CORNWALL – The City of Cornwall will be taking action on a property neighbours have had to endure for over a year on Guy Street.
A neighbour, who spoke to Cornwall Newswatch on the condition of anonymity for fear of retaliation, said the property has been in deplorable conditions and has been getting worse.
The neighbour described it as “beyond gross.”
Chief Building Official Chris Rogers was approached by Cornwall Newswatch Monday night and showed pictures of the four-plex building at 222-224 Guy Street with furniture packed on the porch.
“This would appear to involve hoarding to some degree. The property in general is in poor shape. It would appear to be that way. Hoarding it’s a challenging issue, there’s a few of them in town. It’s a form of an illness,” Rogers said.
“We’ll certainly take a look at at, put it on our hit list. So I’ll take this as a formal complaint. It will be forwarded to property standards for action,” he told CNW.
Rogers said he wasn’t aware of this particular property but knows of a few around the city that need work. He said dealing with hoarding is challenging.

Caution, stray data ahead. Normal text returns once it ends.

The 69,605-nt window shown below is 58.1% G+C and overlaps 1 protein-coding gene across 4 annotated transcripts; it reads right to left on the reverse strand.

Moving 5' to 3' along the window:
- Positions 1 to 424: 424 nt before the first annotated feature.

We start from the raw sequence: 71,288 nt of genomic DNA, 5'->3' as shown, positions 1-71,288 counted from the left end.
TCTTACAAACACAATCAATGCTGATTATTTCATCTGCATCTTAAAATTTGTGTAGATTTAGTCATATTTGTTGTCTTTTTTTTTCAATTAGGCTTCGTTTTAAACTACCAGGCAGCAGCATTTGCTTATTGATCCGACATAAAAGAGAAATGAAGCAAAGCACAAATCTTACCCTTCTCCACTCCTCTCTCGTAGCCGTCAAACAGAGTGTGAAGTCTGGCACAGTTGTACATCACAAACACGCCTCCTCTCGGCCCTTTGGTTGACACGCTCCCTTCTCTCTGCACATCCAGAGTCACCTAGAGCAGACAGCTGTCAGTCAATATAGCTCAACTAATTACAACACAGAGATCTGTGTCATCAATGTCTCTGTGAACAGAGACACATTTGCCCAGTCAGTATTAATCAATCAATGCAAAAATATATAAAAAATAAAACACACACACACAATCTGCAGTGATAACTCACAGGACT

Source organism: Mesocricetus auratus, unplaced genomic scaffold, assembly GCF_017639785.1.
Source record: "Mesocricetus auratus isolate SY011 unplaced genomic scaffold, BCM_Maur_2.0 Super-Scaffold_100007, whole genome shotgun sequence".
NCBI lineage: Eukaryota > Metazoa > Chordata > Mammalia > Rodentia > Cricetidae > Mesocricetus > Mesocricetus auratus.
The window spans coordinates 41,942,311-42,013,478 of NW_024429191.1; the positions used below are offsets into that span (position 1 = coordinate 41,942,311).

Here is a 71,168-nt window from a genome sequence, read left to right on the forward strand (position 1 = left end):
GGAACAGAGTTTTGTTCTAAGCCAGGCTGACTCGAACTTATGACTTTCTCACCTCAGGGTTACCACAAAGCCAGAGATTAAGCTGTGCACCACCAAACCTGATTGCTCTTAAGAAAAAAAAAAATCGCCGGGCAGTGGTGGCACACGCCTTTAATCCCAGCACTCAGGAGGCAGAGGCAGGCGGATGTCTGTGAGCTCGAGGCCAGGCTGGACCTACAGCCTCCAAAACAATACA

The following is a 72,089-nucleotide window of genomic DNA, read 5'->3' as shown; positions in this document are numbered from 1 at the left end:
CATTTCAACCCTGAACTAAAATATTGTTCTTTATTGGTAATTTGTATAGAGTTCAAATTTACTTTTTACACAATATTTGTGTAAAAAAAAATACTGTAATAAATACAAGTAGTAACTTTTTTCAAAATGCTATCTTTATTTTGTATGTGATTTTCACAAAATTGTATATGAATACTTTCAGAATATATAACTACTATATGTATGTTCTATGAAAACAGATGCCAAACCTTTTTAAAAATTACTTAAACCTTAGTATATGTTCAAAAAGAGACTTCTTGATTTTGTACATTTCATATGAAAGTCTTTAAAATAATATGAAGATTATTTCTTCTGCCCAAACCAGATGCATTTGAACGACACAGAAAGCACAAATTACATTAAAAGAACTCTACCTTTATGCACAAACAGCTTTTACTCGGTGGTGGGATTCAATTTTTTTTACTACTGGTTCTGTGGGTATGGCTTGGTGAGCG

“We go in. We bring it back to acceptable levels. We walk away and it deteriorates back into unacceptable levels. It becomes sort of a maintenance item. Very seldom can solve it 100 per cent quite frankly, this may be one of them,” he said.
So how will the city deal with it?
“We would probably issue an order on it. We have a Clean Yards Bylaw that strictly forbids storage of any stuff like this on a front porch. That goes to couches, living room furniture and so forth. It doesn’t look very appealing. Our yard maintenance bylaw would certainly have something to say about this,” Rogers said.
But there are problems with the building as well.
“Obviously, the building in general is in poor condition too. We have property standards issues with the building. This would be two-fold,” Rogers said.
In June, municipal leaders at the SD&G Summit in Alexandria heard about the challenges of hoarding, which is being treated as a mental illness and has turned into a generational problem locally.